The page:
telemetry printout for monaco
This particular type of display is referred to as a “waveform.” A waveform display presents data relative to time or distance as the domain of the plot. Each car’s respective data is identified by colour. Here, blue coloured data traces from one car are compared to red coloured data traces from another car. Each individually named parameter represents the calibrated output of a unique and individual onboard sensor. Additionally, a parameter may represent a “function parameter”, a mathematical output based upon sensor outputs input into mathematical calculations. A track map of Monaco is located in the lower right corner of the display. In addition, we see that corners are identified as green and straights are yellow. The ATLAS software automatically generates the map based upon lateral acceleration and track distance logged data. The green corners are calculated and determined against thresholds of lateral acceleration.

One of the best-known suppliers of the telemetry equipment is Plextek. Plextek is currently supplier for Sauber, Williams, RedBull, STR and Ferrari. This company was approached in 1998 by Pi Group, in this time sponsor and supplier of electronic equipment for Williams and Jaguar F1 Racing, to develop a new telemetry system for Formula One Motor Racing.

First tests of the new Plextek system were undertaken at the Silverstone, Hockenheim, Nurburgring and Barcelona circuits to allow models of a number of different environments to be produced. From the measured data, the proposed system design was developed and tested to produce coverage estimates showing the likely performance of the system. This approach allows an early check on whether the initial objectives of the system are likely to be achieved prior to the final design of the equipment. The Formula One motor racing telemetry system developed by Plextek and Pi Group raced into first place in the San Marino Grand Prix at Imola on Easter Sunday 2001 when the Williams-BMW Team notched up the first victory of their two-year partnership. In the gap between the 2001 and 2002 season, Pi came back to Plextek for a software upgrade program. These system improvements allowed a fully acknowledged handshake protocol. The new software also provided a data downlink channel to the car, which was illegal under the old 2001 FIA rules but has been allowed since 2002. The new Plextek software allowed the teams to receive error-free transfers of data from the cars, and reliably send command information to the cars to tune performance during the race. The upgraded telemetry system was installed on four Formula One team cars including Williams-BMW, Jaguar and Arrows.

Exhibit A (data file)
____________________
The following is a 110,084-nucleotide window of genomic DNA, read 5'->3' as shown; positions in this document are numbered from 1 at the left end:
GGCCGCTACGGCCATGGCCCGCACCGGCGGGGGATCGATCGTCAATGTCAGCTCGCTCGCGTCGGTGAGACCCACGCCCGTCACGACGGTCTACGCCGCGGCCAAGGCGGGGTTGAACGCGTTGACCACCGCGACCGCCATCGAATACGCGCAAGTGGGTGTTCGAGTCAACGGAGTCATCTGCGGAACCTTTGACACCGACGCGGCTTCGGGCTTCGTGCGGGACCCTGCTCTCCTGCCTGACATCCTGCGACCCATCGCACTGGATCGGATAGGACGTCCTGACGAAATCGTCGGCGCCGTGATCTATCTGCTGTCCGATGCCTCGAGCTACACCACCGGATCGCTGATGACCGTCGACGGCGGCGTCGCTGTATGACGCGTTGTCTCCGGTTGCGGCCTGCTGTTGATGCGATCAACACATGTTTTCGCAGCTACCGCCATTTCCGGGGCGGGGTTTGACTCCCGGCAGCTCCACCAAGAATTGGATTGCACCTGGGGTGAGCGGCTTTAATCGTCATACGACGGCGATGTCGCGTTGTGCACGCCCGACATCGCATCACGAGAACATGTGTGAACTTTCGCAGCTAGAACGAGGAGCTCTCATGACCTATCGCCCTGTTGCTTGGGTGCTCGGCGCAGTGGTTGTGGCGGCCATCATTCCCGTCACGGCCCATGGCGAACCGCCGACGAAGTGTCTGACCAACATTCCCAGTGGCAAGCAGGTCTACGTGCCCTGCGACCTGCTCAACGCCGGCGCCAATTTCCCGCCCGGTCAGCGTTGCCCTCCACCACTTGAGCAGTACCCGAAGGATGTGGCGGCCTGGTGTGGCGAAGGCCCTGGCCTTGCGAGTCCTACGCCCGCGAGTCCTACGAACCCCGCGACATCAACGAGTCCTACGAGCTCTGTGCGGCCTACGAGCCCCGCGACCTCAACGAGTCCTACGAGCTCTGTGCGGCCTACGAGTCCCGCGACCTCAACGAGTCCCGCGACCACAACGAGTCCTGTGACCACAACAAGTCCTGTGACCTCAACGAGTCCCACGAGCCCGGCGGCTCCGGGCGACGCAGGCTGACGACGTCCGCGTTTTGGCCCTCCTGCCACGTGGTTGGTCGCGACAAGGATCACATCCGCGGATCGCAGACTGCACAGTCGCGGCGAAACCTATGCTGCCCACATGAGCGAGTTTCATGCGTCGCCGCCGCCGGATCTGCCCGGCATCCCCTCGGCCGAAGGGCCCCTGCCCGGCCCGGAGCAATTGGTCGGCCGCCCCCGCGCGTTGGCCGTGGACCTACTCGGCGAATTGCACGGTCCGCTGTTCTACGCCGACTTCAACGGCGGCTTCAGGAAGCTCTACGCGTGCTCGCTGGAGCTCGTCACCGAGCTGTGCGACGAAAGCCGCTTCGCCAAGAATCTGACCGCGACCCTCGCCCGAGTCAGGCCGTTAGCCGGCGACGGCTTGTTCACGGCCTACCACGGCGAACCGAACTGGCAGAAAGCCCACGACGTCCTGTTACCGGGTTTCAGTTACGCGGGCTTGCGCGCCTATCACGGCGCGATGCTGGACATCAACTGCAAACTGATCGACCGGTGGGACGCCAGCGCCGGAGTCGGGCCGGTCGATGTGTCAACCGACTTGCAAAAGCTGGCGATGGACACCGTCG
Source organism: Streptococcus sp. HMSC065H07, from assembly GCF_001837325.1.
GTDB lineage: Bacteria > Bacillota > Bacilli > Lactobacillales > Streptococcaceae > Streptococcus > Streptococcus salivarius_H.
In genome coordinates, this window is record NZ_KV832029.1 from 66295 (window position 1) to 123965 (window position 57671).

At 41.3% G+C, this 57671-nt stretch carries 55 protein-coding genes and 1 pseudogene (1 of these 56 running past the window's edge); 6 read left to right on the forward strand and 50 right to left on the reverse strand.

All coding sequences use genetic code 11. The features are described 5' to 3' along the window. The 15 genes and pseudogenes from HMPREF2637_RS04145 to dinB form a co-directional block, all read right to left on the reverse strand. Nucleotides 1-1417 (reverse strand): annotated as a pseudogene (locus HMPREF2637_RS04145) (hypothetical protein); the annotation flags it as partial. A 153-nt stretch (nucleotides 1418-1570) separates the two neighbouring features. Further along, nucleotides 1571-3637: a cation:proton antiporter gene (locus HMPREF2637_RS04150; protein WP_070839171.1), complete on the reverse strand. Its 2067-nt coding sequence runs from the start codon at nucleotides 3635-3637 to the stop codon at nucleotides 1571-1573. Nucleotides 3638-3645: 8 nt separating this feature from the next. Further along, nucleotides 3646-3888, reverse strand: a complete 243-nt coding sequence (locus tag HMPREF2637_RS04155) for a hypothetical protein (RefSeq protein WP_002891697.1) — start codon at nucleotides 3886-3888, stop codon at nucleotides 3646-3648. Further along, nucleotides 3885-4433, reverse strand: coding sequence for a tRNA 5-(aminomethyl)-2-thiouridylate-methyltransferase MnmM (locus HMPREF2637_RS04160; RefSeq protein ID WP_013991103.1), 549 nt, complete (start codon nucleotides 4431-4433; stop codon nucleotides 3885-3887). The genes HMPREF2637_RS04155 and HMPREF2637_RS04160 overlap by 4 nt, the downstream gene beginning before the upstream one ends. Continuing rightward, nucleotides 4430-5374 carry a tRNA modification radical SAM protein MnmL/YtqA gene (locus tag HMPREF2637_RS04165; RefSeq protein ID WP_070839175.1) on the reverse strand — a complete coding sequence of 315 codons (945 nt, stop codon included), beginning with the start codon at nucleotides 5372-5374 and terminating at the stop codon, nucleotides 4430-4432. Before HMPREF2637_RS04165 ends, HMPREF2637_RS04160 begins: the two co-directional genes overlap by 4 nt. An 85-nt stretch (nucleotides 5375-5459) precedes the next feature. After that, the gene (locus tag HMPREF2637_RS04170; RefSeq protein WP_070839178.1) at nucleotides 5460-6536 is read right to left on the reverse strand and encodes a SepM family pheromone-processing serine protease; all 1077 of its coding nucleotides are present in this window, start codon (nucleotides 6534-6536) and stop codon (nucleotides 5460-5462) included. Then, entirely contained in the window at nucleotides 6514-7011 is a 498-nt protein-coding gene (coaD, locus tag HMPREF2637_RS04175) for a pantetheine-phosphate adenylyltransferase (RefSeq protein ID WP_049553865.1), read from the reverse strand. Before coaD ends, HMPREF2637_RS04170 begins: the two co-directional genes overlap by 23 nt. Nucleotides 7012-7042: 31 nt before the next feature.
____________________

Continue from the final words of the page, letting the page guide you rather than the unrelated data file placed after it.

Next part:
In-Vehicle Networking Solutions

Overview

Vehicles today are using more electronics to cope with the diversifying requirements of drivers and passengers and to address concerns about the environment and fuel consumption. Multiple electronic control units (ECU) are connected by multiple in-vehicle LANs differing in transmission speed and communication protocol according to the features and characteristics required for each application, exchanging information and coordinating control to allow more added value functions to be implemented. Renesas has the comprehensive know-how and a successful track record in all applications, from control systems to information systems, and meets the needs of our customers with our wide-ranging product lineup.

System Block Diagram

In-Vehicle Networking

CAN (Controller Area Network)

The CAN protocol is the current de facto standard for vehicle LANs. It is used for backbone network as well as the powertrain, chassis, and body systems. Renesas CAN MCUs have unique CAN functions, with a variety of packages, low power consumption, operation at high temperature and excellent EMI/EMS performance. The wide lineup optimizes diverse user systems.
 Collision Detection System

Ethernet

Ethernet is prominent as a diagnostic protocol for engine, chassis, and body electronic connection control units used for network connections.

Ethernet Diagnostics for Ethernet Electronic Connection Control Unit

FlexRay

FlexRay is a high-speed communication protocol that provides a high degree of flexibility and reliability. It is the basis for active technology development in Japan and worldwide, and its many applications include next-generation X-by-Wire systems and backbone systems. Renesas offers V850 and SH-4A microcontrollers supporting FlexRay and dedicated motor driver ICs, power MOSFETs, and so on. We are also investigating the development of a bus driver IC for FlexRay communication.
Brake-by-Wire System

LIN (Local Interconnect Network)

LIN is a vehicle LAN protocol that uses a single master to achieve a superior cost-performance ratio. It is used in switch input and sensor input actuator control. Renesas offers optimal LIN MCUs for diverse body control with a variety of packages, low power consumption, operation at high temperatures and excellent EMI/EMS performance.
 Multifunction Keyless System

Other Protocols: